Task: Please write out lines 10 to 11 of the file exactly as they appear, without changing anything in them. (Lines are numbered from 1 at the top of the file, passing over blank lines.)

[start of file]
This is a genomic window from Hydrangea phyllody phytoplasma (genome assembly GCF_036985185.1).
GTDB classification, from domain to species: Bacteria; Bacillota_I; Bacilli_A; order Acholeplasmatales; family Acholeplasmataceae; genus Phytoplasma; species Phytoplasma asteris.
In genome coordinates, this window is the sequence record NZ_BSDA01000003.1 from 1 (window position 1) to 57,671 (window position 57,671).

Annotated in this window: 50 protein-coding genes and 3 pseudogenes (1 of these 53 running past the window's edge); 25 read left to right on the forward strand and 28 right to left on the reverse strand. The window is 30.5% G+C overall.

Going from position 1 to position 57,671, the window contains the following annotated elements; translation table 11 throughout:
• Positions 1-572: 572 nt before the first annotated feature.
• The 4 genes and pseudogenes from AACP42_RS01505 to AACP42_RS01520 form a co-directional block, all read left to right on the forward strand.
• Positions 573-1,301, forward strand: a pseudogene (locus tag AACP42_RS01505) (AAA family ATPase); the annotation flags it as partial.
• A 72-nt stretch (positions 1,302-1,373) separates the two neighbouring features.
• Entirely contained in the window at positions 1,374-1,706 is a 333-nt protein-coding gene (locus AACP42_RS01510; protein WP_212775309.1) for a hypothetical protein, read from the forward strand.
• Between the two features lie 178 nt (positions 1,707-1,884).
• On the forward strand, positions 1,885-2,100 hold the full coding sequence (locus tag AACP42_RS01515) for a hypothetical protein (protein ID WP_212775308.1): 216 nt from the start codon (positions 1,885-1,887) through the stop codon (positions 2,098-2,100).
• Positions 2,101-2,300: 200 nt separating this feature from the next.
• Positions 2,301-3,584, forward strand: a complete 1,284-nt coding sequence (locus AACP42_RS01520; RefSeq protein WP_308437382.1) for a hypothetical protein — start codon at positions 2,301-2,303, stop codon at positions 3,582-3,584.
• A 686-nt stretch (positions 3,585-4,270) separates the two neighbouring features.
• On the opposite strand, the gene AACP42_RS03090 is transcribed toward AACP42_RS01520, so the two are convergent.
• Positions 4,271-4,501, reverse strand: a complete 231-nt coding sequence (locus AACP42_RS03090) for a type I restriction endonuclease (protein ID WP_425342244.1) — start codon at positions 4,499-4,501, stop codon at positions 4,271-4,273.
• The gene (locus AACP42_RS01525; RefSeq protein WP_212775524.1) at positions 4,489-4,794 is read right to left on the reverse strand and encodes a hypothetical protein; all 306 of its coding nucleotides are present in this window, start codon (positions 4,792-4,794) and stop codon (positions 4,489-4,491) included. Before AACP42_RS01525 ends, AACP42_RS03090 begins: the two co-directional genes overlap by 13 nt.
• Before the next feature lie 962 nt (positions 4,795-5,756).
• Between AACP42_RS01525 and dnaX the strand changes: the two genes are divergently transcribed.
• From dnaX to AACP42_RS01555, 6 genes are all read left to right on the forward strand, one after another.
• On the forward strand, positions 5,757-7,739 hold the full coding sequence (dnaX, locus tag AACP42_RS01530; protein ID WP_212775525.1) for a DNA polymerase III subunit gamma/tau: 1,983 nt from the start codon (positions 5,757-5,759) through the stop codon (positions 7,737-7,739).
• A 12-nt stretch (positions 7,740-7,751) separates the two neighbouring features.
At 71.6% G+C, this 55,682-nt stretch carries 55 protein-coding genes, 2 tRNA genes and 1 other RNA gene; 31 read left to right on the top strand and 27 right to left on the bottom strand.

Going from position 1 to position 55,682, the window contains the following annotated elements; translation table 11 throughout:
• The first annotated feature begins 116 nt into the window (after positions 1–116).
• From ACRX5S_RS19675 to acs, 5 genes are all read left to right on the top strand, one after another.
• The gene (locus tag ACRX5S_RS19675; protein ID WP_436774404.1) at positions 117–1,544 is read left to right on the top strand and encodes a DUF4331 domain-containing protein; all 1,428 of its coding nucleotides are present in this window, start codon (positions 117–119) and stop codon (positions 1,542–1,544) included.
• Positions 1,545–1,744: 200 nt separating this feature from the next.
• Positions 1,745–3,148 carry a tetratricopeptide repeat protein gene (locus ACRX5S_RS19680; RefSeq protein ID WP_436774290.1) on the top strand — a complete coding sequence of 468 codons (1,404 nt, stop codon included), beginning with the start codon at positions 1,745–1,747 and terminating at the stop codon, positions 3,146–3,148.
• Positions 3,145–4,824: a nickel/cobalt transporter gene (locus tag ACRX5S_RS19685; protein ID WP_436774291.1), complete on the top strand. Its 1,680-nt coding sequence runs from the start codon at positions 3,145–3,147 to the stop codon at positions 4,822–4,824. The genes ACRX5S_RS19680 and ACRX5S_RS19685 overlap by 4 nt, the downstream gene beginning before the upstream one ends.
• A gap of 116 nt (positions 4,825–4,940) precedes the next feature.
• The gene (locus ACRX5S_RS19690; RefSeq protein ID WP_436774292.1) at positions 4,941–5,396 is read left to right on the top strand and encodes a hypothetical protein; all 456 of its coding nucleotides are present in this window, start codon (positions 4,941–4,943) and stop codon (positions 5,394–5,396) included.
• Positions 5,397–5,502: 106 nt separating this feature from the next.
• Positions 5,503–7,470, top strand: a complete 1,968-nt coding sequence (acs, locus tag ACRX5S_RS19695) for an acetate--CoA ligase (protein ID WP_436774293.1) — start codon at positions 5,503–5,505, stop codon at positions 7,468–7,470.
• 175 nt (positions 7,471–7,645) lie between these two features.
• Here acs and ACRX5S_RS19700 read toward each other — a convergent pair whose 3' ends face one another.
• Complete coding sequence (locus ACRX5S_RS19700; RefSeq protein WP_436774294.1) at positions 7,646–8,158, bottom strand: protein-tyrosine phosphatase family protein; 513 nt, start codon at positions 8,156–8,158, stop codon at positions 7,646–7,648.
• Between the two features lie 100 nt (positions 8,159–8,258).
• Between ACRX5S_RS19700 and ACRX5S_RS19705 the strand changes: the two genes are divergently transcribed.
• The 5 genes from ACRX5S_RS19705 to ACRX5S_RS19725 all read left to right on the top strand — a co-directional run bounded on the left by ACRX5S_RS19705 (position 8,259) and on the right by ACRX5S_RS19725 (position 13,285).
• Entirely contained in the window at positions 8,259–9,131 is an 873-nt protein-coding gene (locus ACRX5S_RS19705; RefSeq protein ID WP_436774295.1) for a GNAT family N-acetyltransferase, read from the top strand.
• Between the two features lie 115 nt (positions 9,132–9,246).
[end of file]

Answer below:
• Entirely contained in the window at positions 1,374-1,706 is a 333-nt protein-coding gene (locus AACP42_RS01510; protein WP_212775309.1) for a hypothetical protein, read from the forward strand.
• Between the two features lie 178 nt (positions 1,707-1,884).